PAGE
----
Geostorm: A Suspenseful Political Thriller, Not A Disaster Movie

(L-r) GERARD BUTLER as Jake Lawson and ALEXANDRA MARIA LARA as Ute Fassbinder in Warner Bros. Pictures' and Skydance's suspense thriller "GEOSTORM," a Warner Bros. Pictures release. Courtesy of Warner Bros. Pictures.

Geostorm, directed by Independence Day‘s Dean Devlin in his feature directorial debut, doesn’t give us the disaster movie that we wanted it to be.

Devlin directed from a script he co-wrote with Paul Guyot.  The fillm stars Gerard Butler, Jim Sturgess, Abbie Cornish, Alexandra Maria Lara, Daniel Wu, Eugenio Derbez, with Ed Harris and Andy Garcia.

What we got from the film is a suspenseful political thriller mixed in with some natural disasters, and two brothers who have to come together to save the world after a few years of not talking to each other.  What we don’t get is the promised geostorm and an epic disaster film.  Instead, it’s an epic disaster of a film.  What’s funny is that Devlin’s writing partner from Independence Day, Roland Emmerich, co-wrote and directed 2012, another disaster pic that provided impressive visuals but was too long of a film.

The climate has grown worse because nobody heeded the warnings from former Vice President Al Gore so world leaders ultimately come together to fight these disasters by way of a satellite network in order to control the climate.  But what happens when one uses technology as the means of preventing an awful disaster: something is bound to go wrong.  And it does.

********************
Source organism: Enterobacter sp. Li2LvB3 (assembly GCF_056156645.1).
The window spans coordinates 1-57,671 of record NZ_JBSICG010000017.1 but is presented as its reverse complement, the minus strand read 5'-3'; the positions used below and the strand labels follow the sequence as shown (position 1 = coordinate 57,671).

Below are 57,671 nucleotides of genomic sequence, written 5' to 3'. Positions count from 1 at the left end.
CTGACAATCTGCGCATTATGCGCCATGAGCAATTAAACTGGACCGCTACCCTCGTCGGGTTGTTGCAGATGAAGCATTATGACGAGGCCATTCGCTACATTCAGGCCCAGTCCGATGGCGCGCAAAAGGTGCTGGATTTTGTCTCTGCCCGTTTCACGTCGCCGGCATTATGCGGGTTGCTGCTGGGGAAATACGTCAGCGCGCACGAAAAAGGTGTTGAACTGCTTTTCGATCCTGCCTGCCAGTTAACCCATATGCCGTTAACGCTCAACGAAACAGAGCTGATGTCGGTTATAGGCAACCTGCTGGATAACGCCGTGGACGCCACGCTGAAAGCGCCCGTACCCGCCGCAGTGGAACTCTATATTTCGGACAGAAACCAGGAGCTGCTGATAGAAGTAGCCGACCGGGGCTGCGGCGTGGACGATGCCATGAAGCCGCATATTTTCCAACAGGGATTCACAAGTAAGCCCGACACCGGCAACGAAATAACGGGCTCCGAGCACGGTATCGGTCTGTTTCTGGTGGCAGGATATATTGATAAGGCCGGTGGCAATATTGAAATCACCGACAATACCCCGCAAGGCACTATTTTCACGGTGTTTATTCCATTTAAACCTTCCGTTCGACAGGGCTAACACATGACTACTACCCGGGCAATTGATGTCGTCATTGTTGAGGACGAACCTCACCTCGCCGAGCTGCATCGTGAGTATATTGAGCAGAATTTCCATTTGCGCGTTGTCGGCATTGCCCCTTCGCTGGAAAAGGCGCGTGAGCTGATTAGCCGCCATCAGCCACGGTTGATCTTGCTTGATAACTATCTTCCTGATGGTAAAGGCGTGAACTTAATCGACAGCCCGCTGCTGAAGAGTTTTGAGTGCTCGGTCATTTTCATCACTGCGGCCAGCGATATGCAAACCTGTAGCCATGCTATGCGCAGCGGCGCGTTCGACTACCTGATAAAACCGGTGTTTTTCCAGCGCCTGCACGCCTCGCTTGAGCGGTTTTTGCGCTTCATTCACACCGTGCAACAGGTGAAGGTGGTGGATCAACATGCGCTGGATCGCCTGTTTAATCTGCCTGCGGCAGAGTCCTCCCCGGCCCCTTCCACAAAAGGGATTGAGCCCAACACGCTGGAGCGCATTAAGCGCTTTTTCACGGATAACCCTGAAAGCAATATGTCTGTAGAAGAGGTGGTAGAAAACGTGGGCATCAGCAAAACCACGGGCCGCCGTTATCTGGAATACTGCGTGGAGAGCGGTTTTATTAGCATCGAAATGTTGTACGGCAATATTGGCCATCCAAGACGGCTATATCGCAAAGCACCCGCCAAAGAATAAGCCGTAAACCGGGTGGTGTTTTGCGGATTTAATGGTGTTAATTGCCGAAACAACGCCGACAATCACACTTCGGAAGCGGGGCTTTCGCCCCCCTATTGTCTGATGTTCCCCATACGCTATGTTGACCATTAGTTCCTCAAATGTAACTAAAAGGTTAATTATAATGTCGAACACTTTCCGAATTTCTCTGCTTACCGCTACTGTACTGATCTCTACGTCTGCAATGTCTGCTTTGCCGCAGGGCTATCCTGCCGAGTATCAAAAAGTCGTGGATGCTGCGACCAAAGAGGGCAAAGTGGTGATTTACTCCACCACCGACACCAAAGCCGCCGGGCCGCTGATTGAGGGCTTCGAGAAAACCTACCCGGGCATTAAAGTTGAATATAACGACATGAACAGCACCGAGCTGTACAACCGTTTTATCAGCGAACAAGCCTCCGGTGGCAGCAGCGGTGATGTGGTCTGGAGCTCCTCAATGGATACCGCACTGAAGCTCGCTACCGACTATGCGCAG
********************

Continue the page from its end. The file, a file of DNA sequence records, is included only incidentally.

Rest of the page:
Max Lawson works for Secretary of State Leonard Dekkom (Harris) and is recruited with finding the one person who can find the glitch in the system.  The only person who can fix it is Dutch Boy’s creator, Jake Lawson (Butler). and it takes a lot of pleading from Jake’s brother, Max (Sturgess), to get him to the space station.  If Jake doesn’t take the job, the world is doomed.

Jake heads to the International Space Station where he teams up with Ute Fassbinder (Lara).  Credit goes to the filmmakers for not forcing a love story down our throats and sticking with the story.

Meanwhile, Cheng Long (Wu) is in Hong Kong and he figures out that this isn’t a glitch in the system but something much worse.  Just as the Hong Kong-based supervisor is about to tell Max and his fiance, Secret Service agent Sarah Wilson (Cornish), what he discovered, he’s quickly murdered–thus taking the film into suspense thriller territory and away from disaster movie epics.

The problem with Geostorm is that they spend too much time on the Space Station trying to solve the problem at hand.  If a movie promises a disastrous storm, the filmmakers should follow through on that promise.  Nobody is coming for the suspense thriller because it wasn’t marketed that way.  Even at that, it’s so easy to figure it out a mile away.  If movie goers take ANYTHING away from the film it’s this:  climate change is real and it’s happening whether this current president chooses to believe it or not.  Let’s not take our world in the direction that requires us to build a satellite network to prevent awful disasters from happening.

The best line in the film came from Andy Garcia’s President Andrew Palma: “How? I’m the goddamn President of the United States, that’s how!”

Warner Brothers opened Geostorm in theaters on October 20, 2017.

Danielle Solzman

Danielle Solzman is native of Louisville, KY, and holds a BA in Public Relations from Northern Kentucky University and a MA in Media Communications from Webster University. She roots for her beloved Kentucky Wildcats, St. Louis Cardinals, Indianapolis Colts, and Boston Celtics. Living less than a mile away from Wrigley Field in Chicago, she is an active reader (sports/entertainment/history/biographies/select fiction) and involved with the Chicago improv scene. She also sees many movies and reviews them. She has previously written for Redbird Rants, Wildcat Blue Nation, and Hidden Remote/Flicksided. From April 2016 through May 2017, her film reviews can be found on Creators.

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